[Date Prev][Date Next][Thread Prev][Thread Next][Date Index][Thread Index]

re: New Tank!

>The skylights make the space very bright, so that artificial lighting is
>probably only going to be needed to extend the photoperiod during the
>winter, and maybe augment it a little for plants that need especially
>bright light.  I was hoping to put together a controller that would
>bring the lights on if the light intensity in the room dropped below a
>preset threshold.  Can anyone give me input on what I need to look for,
>or where?

Remember that the reflectors for your MH lights will tend to block a
significant portion of the light from the skylights. At the very least you
will have shadow areas in your tank.

Depending on your expierience with electronics, there are several ways you
could control the lights based on ambient lightning intensity. I would use
a photocell, small transistor, and a solid state relay. By using a
potentiometer it would be possible to adjust the device so that the
transistor would trigger the solid state relay at a specific light level
present on the photocell (photocells change resistance with a change in
light level). I leave a lot out though, like a little power supply for the
circuit and...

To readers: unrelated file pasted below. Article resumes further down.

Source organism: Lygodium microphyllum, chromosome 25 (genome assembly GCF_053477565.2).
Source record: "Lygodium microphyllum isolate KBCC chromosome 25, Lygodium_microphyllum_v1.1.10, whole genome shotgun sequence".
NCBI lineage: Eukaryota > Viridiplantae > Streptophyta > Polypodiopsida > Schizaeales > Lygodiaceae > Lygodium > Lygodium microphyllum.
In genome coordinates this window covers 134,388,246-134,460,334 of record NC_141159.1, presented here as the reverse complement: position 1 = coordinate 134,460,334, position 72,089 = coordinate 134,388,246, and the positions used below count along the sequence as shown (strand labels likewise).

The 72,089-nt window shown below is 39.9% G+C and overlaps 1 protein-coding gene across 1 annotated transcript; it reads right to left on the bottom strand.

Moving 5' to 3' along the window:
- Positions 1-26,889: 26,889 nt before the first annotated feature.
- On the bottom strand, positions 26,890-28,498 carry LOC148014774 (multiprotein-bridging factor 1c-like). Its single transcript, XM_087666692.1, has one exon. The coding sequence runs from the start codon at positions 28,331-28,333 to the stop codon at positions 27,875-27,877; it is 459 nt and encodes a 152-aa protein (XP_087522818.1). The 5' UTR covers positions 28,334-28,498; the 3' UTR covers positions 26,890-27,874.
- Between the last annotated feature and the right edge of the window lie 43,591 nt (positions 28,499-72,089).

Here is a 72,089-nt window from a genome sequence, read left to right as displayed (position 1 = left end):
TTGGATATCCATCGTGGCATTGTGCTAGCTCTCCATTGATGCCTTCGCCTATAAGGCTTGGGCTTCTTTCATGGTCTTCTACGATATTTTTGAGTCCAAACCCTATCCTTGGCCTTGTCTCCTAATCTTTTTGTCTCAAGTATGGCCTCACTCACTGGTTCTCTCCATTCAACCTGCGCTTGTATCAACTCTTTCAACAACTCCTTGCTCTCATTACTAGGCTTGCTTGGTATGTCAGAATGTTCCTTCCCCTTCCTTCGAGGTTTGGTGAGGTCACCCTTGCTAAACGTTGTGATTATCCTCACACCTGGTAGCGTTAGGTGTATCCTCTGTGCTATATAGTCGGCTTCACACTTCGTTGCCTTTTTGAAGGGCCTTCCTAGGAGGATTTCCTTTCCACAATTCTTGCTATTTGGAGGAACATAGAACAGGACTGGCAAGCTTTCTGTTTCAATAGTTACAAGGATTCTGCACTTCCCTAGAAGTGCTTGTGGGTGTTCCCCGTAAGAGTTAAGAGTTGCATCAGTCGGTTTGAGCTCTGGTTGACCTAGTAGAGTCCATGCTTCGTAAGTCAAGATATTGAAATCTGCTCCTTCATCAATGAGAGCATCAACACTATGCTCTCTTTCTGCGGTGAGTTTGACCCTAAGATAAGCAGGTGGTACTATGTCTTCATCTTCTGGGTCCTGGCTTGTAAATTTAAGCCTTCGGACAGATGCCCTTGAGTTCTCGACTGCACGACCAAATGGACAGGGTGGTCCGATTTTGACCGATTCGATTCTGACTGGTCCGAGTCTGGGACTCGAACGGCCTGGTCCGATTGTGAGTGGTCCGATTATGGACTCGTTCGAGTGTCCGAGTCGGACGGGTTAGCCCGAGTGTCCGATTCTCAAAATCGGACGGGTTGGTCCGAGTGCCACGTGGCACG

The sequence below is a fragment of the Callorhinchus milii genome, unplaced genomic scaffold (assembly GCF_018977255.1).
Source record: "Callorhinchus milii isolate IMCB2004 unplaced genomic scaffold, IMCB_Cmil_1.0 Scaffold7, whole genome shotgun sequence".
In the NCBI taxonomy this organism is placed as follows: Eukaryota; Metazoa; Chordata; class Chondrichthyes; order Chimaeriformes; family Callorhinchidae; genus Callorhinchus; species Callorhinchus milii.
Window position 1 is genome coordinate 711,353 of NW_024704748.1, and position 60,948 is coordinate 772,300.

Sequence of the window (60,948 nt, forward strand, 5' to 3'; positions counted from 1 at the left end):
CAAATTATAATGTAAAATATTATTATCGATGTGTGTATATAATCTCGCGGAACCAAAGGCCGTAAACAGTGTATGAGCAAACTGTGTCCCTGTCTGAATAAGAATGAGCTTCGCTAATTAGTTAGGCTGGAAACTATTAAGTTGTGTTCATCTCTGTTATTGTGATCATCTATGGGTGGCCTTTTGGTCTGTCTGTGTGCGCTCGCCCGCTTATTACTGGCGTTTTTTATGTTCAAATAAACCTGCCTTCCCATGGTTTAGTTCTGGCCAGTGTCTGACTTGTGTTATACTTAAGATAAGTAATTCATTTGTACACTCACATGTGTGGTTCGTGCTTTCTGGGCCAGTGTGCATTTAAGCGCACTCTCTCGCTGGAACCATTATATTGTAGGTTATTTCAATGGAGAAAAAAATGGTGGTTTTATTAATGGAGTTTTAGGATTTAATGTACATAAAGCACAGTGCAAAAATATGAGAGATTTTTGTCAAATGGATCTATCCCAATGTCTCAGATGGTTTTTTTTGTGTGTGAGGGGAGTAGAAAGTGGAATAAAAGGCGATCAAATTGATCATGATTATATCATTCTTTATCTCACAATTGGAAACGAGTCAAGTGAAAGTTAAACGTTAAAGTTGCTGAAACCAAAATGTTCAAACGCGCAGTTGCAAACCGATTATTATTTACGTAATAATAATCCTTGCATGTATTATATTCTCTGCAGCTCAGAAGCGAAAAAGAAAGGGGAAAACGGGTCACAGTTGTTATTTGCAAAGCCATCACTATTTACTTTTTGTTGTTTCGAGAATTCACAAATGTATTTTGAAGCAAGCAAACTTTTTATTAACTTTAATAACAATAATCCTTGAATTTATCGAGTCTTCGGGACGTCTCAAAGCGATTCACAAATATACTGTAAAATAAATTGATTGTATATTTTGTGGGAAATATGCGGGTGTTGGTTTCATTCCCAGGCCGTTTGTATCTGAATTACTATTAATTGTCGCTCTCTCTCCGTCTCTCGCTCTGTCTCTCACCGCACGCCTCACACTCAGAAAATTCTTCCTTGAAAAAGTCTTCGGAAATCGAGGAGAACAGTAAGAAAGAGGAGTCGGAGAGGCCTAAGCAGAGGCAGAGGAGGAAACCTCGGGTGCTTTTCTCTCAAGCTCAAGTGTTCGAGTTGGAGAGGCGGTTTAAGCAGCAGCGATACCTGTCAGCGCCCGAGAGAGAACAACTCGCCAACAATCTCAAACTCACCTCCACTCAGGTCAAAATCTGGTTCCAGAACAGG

It might also be possible to use one of the devices sold for use on outdoor
light fixtures. Most are intended to turn lights on when it gets dark,
although I have seen some that can turn lights on when it is bright or when
dark (two options). These devices are usually intended to run incandescent
light bulbs though, unless you get the commercial units that run things
like streetlights. The reason this is important is that you will be
switching a big inductive load -- your 2-3 ballasts. Lots of smaller power
switching equipment can burn out with such loads. You will need to use a
relay or solid state relay (preferable a back-to-back SCR version for
inductive loads) to actually switch the ballasts on and off, and just use
the photodetector device to control the relay. Email me off-list if you
would like some possible sources for parts.

The easiest way might just be to use a timer and adjust it so that it turns
the lights on at the time when the ambient light level is at the particular
level you want. You would need to adjust it several times a year to
compensate for seasonal light level variations, but it's lots cheaper and
easier than the "fully automatic" route.